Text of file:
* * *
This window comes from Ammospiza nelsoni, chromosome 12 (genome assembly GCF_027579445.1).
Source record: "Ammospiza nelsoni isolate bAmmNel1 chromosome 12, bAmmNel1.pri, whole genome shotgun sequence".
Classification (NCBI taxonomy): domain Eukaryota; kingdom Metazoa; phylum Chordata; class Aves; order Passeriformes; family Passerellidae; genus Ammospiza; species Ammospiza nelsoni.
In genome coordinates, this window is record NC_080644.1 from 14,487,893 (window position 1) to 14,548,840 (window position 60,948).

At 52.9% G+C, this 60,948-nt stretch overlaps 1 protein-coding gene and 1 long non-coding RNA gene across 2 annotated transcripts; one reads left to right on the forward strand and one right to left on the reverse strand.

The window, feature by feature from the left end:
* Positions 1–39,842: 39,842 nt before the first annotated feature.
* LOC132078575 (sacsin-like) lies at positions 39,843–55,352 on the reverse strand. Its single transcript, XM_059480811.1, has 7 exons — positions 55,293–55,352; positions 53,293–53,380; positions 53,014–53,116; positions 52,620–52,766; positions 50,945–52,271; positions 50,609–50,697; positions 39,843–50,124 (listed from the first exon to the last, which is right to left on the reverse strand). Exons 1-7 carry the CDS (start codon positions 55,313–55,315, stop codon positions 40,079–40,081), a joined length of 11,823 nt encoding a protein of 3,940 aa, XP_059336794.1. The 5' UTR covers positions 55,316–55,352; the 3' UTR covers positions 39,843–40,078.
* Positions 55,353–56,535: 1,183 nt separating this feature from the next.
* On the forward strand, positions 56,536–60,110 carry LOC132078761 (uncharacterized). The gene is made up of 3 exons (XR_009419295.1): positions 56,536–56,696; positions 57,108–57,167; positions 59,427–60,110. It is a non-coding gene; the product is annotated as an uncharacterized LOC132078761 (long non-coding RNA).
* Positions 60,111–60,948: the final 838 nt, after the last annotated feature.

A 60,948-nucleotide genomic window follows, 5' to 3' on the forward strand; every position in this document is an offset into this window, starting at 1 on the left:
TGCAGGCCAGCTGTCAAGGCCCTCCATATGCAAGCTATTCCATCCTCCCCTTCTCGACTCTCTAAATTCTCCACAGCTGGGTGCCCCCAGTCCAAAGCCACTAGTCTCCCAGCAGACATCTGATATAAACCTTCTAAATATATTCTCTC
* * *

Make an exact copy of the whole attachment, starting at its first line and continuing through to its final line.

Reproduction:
This window comes from Ammospiza nelsoni, chromosome 12 (genome assembly GCF_027579445.1).
Source record: "Ammospiza nelsoni isolate bAmmNel1 chromosome 12, bAmmNel1.pri, whole genome shotgun sequence".
Classification (NCBI taxonomy): domain Eukaryota; kingdom Metazoa; phylum Chordata; class Aves; order Passeriformes; family Passerellidae; genus Ammospiza; species Ammospiza nelsoni.
In genome coordinates, this window is record NC_080644.1 from 14,487,893 (window position 1) to 14,548,840 (window position 60,948).

At 52.9% G+C, this 60,948-nt stretch overlaps 1 protein-coding gene and 1 long non-coding RNA gene across 2 annotated transcripts; one reads left to right on the forward strand and one right to left on the reverse strand.

The window, feature by feature from the left end:
* Positions 1–39,842: 39,842 nt before the first annotated feature.
* LOC132078575 (sacsin-like) lies at positions 39,843–55,352 on the reverse strand. Its single transcript, XM_059480811.1, has 7 exons — positions 55,293–55,352; positions 53,293–53,380; positions 53,014–53,116; positions 52,620–52,766; positions 50,945–52,271; positions 50,609–50,697; positions 39,843–50,124 (listed from the first exon to the last, which is right to left on the reverse strand). Exons 1-7 carry the CDS (start codon positions 55,313–55,315, stop codon positions 40,079–40,081), a joined length of 11,823 nt encoding a protein of 3,940 aa, XP_059336794.1. The 5' UTR covers positions 55,316–55,352; the 3' UTR covers positions 39,843–40,078.
* Positions 55,353–56,535: 1,183 nt separating this feature from the next.
* On the forward strand, positions 56,536–60,110 carry LOC132078761 (uncharacterized). The gene is made up of 3 exons (XR_009419295.1): positions 56,536–56,696; positions 57,108–57,167; positions 59,427–60,110. It is a non-coding gene; the product is annotated as an uncharacterized LOC132078761 (long non-coding RNA).
* Positions 60,111–60,948: the final 838 nt, after the last annotated feature.

A 60,948-nucleotide genomic window follows, 5' to 3' on the forward strand; every position in this document is an offset into this window, starting at 1 on the left:
TGCAGGCCAGCTGTCAAGGCCCTCCATATGCAAGCTATTCCATCCTCCCCTTCTCGACTCTCTAAATTCTCCACAGCTGGGTGCCCCCAGTCCAAAGCCACTAGTCTCCCAGCAGACATCTGATATAAACCTTCTAAATATATTCTCTC